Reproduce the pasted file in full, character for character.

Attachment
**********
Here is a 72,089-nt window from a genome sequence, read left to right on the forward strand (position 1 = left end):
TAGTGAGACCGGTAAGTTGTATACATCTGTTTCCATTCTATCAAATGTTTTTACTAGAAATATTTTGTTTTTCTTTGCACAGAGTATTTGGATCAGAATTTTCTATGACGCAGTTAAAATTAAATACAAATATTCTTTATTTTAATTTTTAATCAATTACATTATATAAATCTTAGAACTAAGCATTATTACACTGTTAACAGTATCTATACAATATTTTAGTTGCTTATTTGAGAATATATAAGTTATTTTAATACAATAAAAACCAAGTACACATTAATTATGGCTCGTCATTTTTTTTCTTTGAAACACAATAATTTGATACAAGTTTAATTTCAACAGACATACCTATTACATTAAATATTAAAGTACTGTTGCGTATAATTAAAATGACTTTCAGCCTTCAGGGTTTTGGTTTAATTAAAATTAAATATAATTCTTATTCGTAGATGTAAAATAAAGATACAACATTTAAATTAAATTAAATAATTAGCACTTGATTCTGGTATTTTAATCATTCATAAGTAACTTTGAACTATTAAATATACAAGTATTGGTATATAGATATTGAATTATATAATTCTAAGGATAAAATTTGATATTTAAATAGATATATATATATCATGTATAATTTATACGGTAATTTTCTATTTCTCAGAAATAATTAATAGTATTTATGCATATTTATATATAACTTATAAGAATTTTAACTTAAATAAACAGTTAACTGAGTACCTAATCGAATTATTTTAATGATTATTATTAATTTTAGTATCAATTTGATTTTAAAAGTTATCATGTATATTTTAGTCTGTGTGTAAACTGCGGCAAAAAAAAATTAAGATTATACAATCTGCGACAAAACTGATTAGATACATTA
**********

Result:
Here is a 72,089-nt window from a genome sequence, read left to right on the forward strand (position 1 = left end):
TAGTGAGACCGGTAAGTTGTATACATCTGTTTCCATTCTATCAAATGTTTTTACTAGAAATATTTTGTTTTTCTTTGCACAGAGTATTTGGATCAGAATTTTCTATGACGCAGTTAAAATTAAATACAAATATTCTTTATTTTAATTTTTAATCAATTACATTATATAAATCTTAGAACTAAGCATTATTACACTGTTAACAGTATCTATACAATATTTTAGTTGCTTATTTGAGAATATATAAGTTATTTTAATACAATAAAAACCAAGTACACATTAATTATGGCTCGTCATTTTTTTTCTTTGAAACACAATAATTTGATACAAGTTTAATTTCAACAGACATACCTATTACATTAAATATTAAAGTACTGTTGCGTATAATTAAAATGACTTTCAGCCTTCAGGGTTTTGGTTTAATTAAAATTAAATATAATTCTTATTCGTAGATGTAAAATAAAGATACAACATTTAAATTAAATTAAATAATTAGCACTTGATTCTGGTATTTTAATCATTCATAAGTAACTTTGAACTATTAAATATACAAGTATTGGTATATAGATATTGAATTATATAATTCTAAGGATAAAATTTGATATTTAAATAGATATATATATATCATGTATAATTTATACGGTAATTTTCTATTTCTCAGAAATAATTAATAGTATTTATGCATATTTATATATAACTTATAAGAATTTTAACTTAAATAAACAGTTAACTGAGTACCTAATCGAATTATTTTAATGATTATTATTAATTTTAGTATCAATTTGATTTTAAAAGTTATCATGTATATTTTAGTCTGTGTGTAAACTGCGGCAAAAAAAAATTAAGATTATACAATCTGCGACAAAACTGATTAGATACATTA